Also Known as THE LAND OF RISING
Capital city is Tokyo
JAPANESE POETRY FORMS
KANSHI - literally means "Han poetry" and
it is the Japanese term for Chinese
poetry in general as well as the poetry
written in Chinese by Japanese poets.
WAKA - has the general meaning of
"poetry in Japanese", sometimes also is
used in the more specific and restrictive
sense of poetry
TANKA - are poems written in Japanese
with five lines having a 5-7-5-7-7 metre
Haiku are a short, 3-line verse form, which
have achieved significant global popularity,
and the haiku form has been adapted from
Japanese into other languages. Typical of the
haiku form is the metrical pattern of 3 lines
with a distribution of 5, 7, and 5 on (also
known as morae) within those lines. Other
features include the juxtaposition of two
images or ideas with a kireji ("cutting word")
between them, and a kigo, or seasonal
reference, usually drawn from a saijiki, or
traditional list of such words.
Periods in Japanese Literature
Period of Cloistered rule
Nara Period (710 – 794)
It was the period when Chinese
influence reached a culmination. During
the Nara period, Todai-ji ("Great Temple
of the East") was established together
with the creation of the Great Buddha of
Nara, by order of Emperor Shōmu. The
significant waka poets in this period
were Ōtomo no Tabito, Yamanoue no
Okura, and Yamabe no Akahito.
Early poems recorded
Sono yaegaki wo.
Heian period (794 to 1185 )
was one of both extensive general linguistic and mutual
poetic development, in Japan. Developments include
the Kanbun system of writing by means of
adapting Classical Chinese for use in Japan by using a
process of annotation, and the further development of
the kana writing system from the Man'yōgana of the
Nara period, encouraging more vernacular poetry,
developments in the waka form of poetry. The Heian era
was also one in which developed an increasing process
of writing poems (sometimes collaboratively) and
collecting them into anthologies, which in the case of
the Kokin Wakashū were given a level of prestige, due to
Period of the cloistered rule
The period of cloistered rule overlapped the
end of the Heian period and the beginning of
the Kamakura period. Cloistered rule refers to
an emperor "retiring" into a monastery, while
continuing to maintain a certain amount of
influence and power over worldly affairs, and
yet retaining time for poetry or other activities.
During this time the Fujiwara clan was also
active both politically and poetically.
Kamakura Period (1185–1333)
is a period of Japanese history that marks the
governance by the Kamakura Shogunate,
officially established in 1192 AD in Kamakura,
by the first shogun Minamoto no Yoritomo.
The period is known for the emergence of
the samurai, the warrior caste, and for the
establishment of feudalism in Japan.
Nanboku-cho Period (1334 to
is also known as the "Northern and Southern
Courts period". Poetic movements included
Renga developments, such as the publication of
the Tsukubashū - the first imperial anthology of
renga, in about 1356. There were various Renga
poets, critics and theories, such as the
development of shikimoku (renga rules)
and Sōgi. Haikai no renga appears - as a parody
of renga Shinseninutusukbashu. Noh play and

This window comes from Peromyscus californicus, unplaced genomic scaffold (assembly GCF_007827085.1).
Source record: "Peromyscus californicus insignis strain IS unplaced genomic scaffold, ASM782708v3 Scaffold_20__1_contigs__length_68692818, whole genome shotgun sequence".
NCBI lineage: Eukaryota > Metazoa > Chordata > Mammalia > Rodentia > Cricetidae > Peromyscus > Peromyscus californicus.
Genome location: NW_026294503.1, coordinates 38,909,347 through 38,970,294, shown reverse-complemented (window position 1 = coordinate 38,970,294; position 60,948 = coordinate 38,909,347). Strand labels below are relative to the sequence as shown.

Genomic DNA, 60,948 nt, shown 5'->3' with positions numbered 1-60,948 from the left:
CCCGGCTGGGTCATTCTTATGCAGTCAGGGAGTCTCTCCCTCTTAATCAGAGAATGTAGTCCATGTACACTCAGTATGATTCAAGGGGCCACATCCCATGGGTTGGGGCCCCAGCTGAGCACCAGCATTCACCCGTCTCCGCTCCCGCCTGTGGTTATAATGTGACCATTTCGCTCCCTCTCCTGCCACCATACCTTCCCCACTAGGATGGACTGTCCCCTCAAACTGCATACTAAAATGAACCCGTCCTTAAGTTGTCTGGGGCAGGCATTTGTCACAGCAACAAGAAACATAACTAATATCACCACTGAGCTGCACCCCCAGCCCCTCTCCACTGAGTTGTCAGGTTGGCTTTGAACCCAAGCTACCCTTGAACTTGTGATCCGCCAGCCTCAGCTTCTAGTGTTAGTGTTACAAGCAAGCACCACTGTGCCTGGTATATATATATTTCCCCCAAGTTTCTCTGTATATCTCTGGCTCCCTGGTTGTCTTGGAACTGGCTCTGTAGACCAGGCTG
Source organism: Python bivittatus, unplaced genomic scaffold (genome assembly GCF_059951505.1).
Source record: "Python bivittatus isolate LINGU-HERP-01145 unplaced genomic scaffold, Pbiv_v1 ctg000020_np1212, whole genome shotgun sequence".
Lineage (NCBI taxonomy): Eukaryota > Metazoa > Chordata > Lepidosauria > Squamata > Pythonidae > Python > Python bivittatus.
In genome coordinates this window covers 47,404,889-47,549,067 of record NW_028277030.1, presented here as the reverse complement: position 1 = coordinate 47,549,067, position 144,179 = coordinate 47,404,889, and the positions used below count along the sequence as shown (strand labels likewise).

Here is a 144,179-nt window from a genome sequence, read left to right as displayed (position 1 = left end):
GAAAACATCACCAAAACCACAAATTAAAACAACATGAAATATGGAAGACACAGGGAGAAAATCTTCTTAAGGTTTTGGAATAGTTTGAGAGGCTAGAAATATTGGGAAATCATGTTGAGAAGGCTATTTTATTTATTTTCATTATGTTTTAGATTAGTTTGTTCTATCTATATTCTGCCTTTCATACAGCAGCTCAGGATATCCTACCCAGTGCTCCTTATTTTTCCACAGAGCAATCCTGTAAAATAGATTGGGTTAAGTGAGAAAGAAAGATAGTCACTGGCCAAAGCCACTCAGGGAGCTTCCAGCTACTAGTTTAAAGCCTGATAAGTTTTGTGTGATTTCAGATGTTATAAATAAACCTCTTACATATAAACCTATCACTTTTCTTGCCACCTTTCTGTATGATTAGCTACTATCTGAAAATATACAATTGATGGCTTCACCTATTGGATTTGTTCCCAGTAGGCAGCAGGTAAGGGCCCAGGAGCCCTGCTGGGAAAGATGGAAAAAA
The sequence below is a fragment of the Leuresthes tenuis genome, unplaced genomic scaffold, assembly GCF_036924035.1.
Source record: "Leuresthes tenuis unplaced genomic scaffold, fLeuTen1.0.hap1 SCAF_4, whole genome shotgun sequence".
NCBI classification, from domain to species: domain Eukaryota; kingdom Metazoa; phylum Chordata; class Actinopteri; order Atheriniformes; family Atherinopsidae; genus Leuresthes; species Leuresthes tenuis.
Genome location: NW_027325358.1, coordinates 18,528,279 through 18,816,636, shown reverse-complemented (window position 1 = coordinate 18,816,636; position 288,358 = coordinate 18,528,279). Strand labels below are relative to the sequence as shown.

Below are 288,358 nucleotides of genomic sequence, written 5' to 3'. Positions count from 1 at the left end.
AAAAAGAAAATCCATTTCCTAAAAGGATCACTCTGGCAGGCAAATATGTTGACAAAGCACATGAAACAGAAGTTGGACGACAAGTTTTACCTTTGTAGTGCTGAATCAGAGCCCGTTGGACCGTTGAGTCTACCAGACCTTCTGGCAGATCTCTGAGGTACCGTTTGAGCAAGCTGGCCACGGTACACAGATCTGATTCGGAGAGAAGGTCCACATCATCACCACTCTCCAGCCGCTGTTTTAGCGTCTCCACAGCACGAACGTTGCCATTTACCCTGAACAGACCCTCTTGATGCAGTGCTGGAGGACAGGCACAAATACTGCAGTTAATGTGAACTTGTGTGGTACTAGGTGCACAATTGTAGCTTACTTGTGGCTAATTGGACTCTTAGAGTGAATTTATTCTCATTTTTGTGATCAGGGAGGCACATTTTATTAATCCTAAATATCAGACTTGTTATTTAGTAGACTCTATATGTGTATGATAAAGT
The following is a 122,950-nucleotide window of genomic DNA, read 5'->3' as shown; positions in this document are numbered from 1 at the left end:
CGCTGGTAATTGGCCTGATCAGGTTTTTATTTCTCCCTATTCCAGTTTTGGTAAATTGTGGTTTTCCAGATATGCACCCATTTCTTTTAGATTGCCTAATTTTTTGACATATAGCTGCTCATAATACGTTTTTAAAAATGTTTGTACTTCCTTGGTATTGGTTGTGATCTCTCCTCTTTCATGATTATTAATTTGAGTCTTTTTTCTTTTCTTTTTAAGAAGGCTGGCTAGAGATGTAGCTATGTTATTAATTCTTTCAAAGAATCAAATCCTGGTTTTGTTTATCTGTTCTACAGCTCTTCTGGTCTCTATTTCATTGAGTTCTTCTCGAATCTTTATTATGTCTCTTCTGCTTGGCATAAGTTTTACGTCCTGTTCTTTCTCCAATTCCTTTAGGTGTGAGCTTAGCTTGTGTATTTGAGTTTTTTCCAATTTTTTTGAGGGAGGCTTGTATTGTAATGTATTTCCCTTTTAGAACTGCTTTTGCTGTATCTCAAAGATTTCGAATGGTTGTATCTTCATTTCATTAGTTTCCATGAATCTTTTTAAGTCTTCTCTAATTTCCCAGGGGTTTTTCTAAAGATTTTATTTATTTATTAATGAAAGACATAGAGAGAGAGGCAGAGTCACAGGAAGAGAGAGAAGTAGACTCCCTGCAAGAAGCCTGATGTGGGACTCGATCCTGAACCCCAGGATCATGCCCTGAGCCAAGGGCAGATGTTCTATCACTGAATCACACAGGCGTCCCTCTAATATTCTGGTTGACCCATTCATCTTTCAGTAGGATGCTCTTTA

poetry began to develop. There was influence
from waka and other poetry, and Noh play
reading as verse.
The Sengoku period literally derives its
name from the Japanese for "warring
states". It was a militarily and politically
turbulent period, with nearly constant
military conflict which lasted roughly
from the middle of the 15th century to
the beginning of the 17th century, and
which during which there were also
developments in renga and waka poetry.
Pre-modern or Edo Period
In the Pre-modern or Edo period (1602–1869)
some new styles of poetry developed. One of
greatest and most influential styles was renku,
(also known as haikai no renga, or haikai),
emerging from renga in the medieval
period. Matsuo Bashō was a great haikai
master and had a wide influence on his
contemporaries and later generations. Bashō
was also a prominent writer of haibun, a
combination of prose and haiku, one famous
example being his Oku no Hosomichi (or, The
Narrow Road to the Interior).
1. Japan is also known as the?
2. What is the capital city of Japan?
3-6. What are the 4 poetry forms of
7. What does KANSHI mean?
8. Waka has the general meaning of?
9. Tanka has how many lines?
10. Haiku has how many line verse?
11-17. What are the periods in the Japanese
18-22. The five early poems recorded during the
23. Cloistered rule refers to an emperor ____?
24. Todai-ji ("Great Temple of the East") was
established together with the creation of the
Great Buddha of Nara, by order of Emperor
Shōmu on what Period?
25. What was established during the Nara
26. Emperor who ordered to build the Todai-ji.
27. What year did the Nara period start?
28. What year did the Nara period end?
29. What year did the Heian period start?
30. What year did the Heian period end?
31. What does Todai-ji mean?
32. What system of writing was developed during
the Heian period?
33. Kana writing system from the Man'yōgana
was from what period?
34-38. Tanka has 5 lines having _-_-_-_-_ metre
39. What does kireji mean?
40.The Fujiwara Clan was active during what
41-42. The Fujiwara clan was active both
43. What period did the samurai emerge?
44. What year did the Kamakura period start?
45. What year did the Kamakura period end?
46. What year did the Namboku-cho period
47. What year did the Namboku-cho period
48. Namboku-cho is also known as what?
49. The Japanese name for “warring states”.
50.What is the other name for Pre-modern?
51-52. What year did the Pre-modern Period
Start and End?
53. Renku was also known as?
54. Who was the prominent writer of haibun?
55. What is saijiki?
56. What is Kigo?
57-59. Who were the significant poets in the
60. What period overlapped the end of the Heian
period and the beginning of the Kamakura